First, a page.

HARRISBURG — Months before candidates face off in hotly contested races across the state, Pennsylvania’s Democratic Party is looking for a new leader.
Marcel Groen, the party chairman for the last three years, said in a letter released Friday morning that he was resigning at the request of Gov. Wolf. Groen, of Montgomery County, had come under fire for a series of mixed messages, controversial comments — and in some cases, silence — in response to sexual harassment allegations involving Democrats in the state.
His resignation comes amid a fight over the direction of the state party, which emerged badly bruised from the 2016 election in which President Trump eked out a victory in Pennsylvania by gaining votes in traditionally Democratic territories. This year, the party hopes to piggyback on a wave of anti-Trump sentiment to gain more seats in the state legislature and U.S. House, and hold onto the governor’s office.
Sources within the Democratic Party said that Wolf, who has quickly and publicly denounced all public officials accused of sexual harassment, was unhappy with Groen’s stance on what he considers an important issue.
“I have always believed that the commonwealth’s chief executive should have final say on whom the chairman of the party should be,” Groen, 72, wrote. “The governor’s staff informed me that he no longer wants me to serve as chairman of the party.”
Groen’s comments on sexual harassment were highlighted earlier this week in an opinion column by Will Bunch of the Inquirer and Daily News ,who blasted his tepid response to allegations against state Democrats and his unwillingness to demand the resignation of Republican U.S. Rep. Pat Meehan, who settled a sexual-harassment claim with taxpayer money.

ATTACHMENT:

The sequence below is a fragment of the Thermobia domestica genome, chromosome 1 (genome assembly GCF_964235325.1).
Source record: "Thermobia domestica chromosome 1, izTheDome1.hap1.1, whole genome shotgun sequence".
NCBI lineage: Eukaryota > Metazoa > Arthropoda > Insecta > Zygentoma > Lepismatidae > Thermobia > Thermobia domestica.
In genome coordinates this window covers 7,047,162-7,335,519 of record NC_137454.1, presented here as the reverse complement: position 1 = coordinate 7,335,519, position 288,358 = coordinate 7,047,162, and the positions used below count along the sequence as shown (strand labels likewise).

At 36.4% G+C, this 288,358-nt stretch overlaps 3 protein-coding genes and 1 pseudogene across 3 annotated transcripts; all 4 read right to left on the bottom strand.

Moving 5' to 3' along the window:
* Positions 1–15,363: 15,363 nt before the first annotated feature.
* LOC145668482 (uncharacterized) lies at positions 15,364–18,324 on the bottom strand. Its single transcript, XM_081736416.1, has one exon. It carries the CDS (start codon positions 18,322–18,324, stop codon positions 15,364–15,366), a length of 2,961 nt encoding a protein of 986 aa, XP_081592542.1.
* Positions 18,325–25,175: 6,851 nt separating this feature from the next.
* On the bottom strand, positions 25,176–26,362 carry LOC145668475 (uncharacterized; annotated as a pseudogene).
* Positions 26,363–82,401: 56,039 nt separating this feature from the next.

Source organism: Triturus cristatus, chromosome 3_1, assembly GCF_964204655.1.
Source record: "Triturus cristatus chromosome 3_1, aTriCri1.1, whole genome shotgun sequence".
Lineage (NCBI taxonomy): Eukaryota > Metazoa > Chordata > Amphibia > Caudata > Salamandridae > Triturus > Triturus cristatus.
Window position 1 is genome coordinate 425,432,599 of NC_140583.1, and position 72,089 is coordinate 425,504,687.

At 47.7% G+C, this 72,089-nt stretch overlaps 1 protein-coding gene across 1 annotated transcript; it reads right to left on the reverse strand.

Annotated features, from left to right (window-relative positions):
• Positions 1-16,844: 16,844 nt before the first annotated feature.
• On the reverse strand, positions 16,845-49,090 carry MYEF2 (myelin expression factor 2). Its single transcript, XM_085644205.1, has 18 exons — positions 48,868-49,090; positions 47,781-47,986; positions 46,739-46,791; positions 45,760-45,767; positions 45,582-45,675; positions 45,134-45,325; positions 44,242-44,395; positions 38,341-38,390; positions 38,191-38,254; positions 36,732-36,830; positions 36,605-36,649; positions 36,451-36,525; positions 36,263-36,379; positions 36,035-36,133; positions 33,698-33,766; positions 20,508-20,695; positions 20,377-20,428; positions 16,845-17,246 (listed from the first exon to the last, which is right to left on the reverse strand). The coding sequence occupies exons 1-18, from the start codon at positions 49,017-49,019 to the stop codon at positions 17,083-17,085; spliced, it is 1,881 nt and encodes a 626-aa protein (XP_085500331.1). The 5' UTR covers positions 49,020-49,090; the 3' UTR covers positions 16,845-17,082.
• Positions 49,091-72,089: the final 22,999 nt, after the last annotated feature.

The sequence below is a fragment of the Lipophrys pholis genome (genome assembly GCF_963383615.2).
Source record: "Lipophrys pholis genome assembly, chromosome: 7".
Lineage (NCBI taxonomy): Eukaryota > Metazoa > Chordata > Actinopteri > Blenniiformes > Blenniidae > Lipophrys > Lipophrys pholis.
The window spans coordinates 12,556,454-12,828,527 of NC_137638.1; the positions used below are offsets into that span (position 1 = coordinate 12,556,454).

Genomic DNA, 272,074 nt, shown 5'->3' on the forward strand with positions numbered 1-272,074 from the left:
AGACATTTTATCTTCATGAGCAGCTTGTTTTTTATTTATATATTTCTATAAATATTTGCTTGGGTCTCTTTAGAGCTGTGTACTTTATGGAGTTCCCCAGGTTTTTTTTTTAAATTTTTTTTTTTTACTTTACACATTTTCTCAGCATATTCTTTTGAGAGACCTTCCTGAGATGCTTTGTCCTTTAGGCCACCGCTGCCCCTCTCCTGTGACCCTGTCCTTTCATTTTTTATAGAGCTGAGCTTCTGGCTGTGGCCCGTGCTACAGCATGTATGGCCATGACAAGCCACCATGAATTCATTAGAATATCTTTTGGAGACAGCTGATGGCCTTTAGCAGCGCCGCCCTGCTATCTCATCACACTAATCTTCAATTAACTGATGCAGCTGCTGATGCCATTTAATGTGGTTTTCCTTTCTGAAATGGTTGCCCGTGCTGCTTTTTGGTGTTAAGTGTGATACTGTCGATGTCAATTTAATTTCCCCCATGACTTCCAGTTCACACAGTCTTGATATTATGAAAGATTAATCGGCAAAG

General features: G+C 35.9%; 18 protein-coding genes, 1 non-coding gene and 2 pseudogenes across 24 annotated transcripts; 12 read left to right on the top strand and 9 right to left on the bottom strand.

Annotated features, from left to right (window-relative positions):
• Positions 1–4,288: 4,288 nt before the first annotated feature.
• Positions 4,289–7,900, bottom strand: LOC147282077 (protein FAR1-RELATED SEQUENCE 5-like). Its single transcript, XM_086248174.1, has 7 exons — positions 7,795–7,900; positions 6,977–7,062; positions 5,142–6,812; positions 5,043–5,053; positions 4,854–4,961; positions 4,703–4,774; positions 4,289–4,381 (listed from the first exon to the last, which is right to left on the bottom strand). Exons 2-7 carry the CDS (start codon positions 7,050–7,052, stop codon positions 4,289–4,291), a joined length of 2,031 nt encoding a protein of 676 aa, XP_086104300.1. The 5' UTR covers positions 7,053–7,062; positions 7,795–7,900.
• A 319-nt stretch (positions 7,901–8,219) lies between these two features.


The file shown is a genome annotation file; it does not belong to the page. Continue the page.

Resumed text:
In the column, Groen was quoted as saying that while harassment in the workplace is unacceptable, “it is important that we keep our balance” and allow the accused to defend themselves.
Though Groen accepted responsibility for his “inartful” statements in the column, he also said some of his words were reported inaccurately or taken out of context.
“We stand by our reporting,” said Gabriel Escobar, editor and vice president of Philadelphia Media Network, publisher of the Inquirer and Daily News.
Reached by phone Friday, Groen said, “I think my letter speaks for itself.”
Groen and Wolf have taken different approaches in reacting to news that Democrats have been accused of sexual harassment.
Preaching zero tolerance, Wolf called on Sen. Daylin Leach (D., Montgomery) to resignwhen ex-staffers said he touched them inappropriately and made sexual jokes. The governor also called on longtime State Rep. Thomas Caltagirone (D., Berks) to resign after news that House Democrats had paid at least $248,000 to secretly settle a complaint that he sexually harassed a former staffer.
Another One Bites the Dust